Finally, he is starting to look like the player so many expected he’d become a decade ago. His jumper has improved. His body has stayed sturdy. And most of all, the man has matured. 

“It’s been quite a journey,” Exum says. “I wouldn’t change anything. 

“That hunger of missing a lot of games has driven me to make sure I stay on the court.”


Before he had made his first NBA bucket, Exum told reporters on draft day in 2014 he wanted to be thrown into the deep end. He relished the opportunity to grow. The Australian was billed as an athletic kid with acceleration and length (an 81-inch wingspan) who could torch defenders off the dribble. He had a quick first step and crafty court vision.  Sure, he needed to hit the weight room, and his shot needed work, but the potential was there.

Some labeled him the next Tracy McGrady. Others saw  shades of Michael Carter-Williams. Or maybe he was the next Penny Hardaway. Going into the draft, Exum had already been featured in commercials for Foot Locker and had signed with Adidas. But if he was feeling any pressure to produce, he didn’t show it. 

In front of the microphones and tape recorders, he described himself as “adaptive” and “unique.” He tried to make himself into an amalgamation of so many players he admired: explosive like Russell Westbrook, a finisher like Manu Ginobli, fearless driving into the paint like Tony Parker getting in the paint a. The rangy, young guard with the baby face was nonplussed as the media poked and prodded him with questions.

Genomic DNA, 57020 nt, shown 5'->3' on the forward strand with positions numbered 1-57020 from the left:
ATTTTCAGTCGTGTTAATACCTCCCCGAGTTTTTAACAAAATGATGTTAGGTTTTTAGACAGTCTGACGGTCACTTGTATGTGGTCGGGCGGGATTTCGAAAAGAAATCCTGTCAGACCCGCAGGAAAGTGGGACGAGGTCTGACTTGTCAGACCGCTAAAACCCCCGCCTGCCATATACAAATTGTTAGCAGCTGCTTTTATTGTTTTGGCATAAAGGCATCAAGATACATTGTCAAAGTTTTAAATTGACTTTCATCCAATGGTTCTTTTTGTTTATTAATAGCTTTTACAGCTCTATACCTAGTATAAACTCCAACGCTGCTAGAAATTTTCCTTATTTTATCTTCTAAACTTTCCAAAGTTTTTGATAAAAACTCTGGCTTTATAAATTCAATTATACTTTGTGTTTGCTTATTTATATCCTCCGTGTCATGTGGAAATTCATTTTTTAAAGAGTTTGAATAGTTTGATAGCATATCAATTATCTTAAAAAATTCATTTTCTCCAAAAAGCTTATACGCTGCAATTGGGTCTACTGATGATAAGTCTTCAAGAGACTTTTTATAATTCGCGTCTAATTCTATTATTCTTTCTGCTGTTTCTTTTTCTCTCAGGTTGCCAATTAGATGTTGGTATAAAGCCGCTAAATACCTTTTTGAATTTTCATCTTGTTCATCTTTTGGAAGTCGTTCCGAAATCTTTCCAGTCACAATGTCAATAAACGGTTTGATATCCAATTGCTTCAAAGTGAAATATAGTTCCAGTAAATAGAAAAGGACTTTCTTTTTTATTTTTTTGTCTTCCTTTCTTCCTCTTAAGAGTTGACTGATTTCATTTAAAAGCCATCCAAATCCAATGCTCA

Like most teenagers, Exum struggled to adjust to the rigors of the NBA. In his first season in Utah, Exum played in all 82 regular-season games, averaging 4.8 points while shooting 34.9 percent from the field. But he showed more on the defensive end, and he was still so young, with so much promise. The future was bright. 

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Exum came into the NBA as one of the league's most explosive young prospects. Russ Isabella-USA TODAY Sports